Date of Award:


Document Type:


Degree Name:

Master of Science (MS)


Plants, Soils, and Climate

Department name when degree awarded


Committee Chair(s)

Sterling A. Taylor


Sterling A. Taylor


Barley is one of the important crops in many of the irrigated regions of the world. It is an important crop in Iran for both human consumption and livestock feed. In the United States and Europe it is used for livestock feed and beverages.

The income from this crop is moderate in comparison to that from other major agricultural products.

Barley production has a definite place in the economy of the region, because it requires only a small amount of care. It can be readily grown on poor lands. One of the factors contributing to the increased acreage of barley in many countries is the tolerance and adaptability of this plant to salt and poor or second class land. Yields have been increased materially in recent years with the development of new varieties superior to the standard varieties previously used. Better cultural practices are improving yields, but much remains to be done in this phase of the work.

Plant growth is affected by many complex factors, two of which are soil fertility and moisture. A considerable number of investigations have been carried out, where either fertility or moisture effects have been studied independently on barley. No studies have been found in literature where the two factors have been studied jointly on this crop. But in some other crops these two factors have been studied jointly.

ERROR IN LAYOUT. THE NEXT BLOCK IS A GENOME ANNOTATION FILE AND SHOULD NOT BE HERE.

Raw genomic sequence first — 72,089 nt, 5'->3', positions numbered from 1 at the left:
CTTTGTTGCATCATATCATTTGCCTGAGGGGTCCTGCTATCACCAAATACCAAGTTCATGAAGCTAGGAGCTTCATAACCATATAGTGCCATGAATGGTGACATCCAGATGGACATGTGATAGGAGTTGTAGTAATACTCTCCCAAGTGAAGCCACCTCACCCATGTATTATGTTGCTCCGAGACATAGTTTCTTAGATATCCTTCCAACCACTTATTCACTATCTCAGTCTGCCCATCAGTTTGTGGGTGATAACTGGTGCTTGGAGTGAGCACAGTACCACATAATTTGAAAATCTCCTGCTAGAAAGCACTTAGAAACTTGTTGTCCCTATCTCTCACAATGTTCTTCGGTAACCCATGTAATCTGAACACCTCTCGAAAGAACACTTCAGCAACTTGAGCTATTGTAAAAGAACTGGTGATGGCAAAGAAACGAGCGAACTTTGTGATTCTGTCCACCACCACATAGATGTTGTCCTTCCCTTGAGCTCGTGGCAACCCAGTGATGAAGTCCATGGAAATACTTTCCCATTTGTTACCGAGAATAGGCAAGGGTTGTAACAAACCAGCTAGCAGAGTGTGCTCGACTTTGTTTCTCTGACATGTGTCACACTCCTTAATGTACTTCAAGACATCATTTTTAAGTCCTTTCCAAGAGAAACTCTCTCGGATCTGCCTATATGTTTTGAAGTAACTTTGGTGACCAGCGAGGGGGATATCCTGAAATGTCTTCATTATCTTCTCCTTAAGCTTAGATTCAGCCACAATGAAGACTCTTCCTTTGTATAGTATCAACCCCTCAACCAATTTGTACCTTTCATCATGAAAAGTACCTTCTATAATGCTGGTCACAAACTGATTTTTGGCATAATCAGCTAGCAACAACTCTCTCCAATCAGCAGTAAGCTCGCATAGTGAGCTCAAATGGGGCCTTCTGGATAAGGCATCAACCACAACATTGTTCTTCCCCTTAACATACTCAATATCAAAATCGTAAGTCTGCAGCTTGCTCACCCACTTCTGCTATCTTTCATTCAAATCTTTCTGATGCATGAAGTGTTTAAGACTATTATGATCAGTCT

H. B. Peterson (15) in his study (Balance nitrogen and water for sweet corn) at Utah Agricultural Experiment Station, found that a proper balance between nitrogen and soil moisture is often the key to profitable production of sweet corn in Utah. The moisture condition that is best at one fertility level may be the poorest at another level, but maximum yields are obtained when the nitrogen supply is high and the moisture plentiful.

Haddock (7) has shown in a number of experiments that the soil moisture condition markedly affects the phosphorus uptake by sugar beet. He found that as the soils become dry, the soluble phosphorus content of the beet petioles falls markedly. Also, as soil moisture tension is decreased, the petioles' soluble phosphorus content is increased against the normal seasonal tendency to decrease. Under conditions where soil moisture is kept relatively high all season, the soluble nitrate nitrogen content of beet petioles becomes low by mid-season and continues to decline throughout the season. Haddock (8), using P32 tagged super-phosphate, in another experiment found the same relationships between fertilizer and soil moisture condition upon phosphorus uptake.

The relationship between fertilizer response and moisture found for sweet corn and sugar beet suggests that these factors might be inter-related in barley production. This study is an attempt to determine the effects of various soil fertility and soil moisture tension levels on the yield of barley. By studying the relationships that exist between soil moisture tension and fertility as has been shown and studied in other crops it is theoretically possible to arrive at the optimum level for both factors thus obtaining maximum yields.

Studies leading to the data reported in this paper were conducted in 1955 at the Evans Experimental Farm of the Utah State Agricultural Experimental Station.



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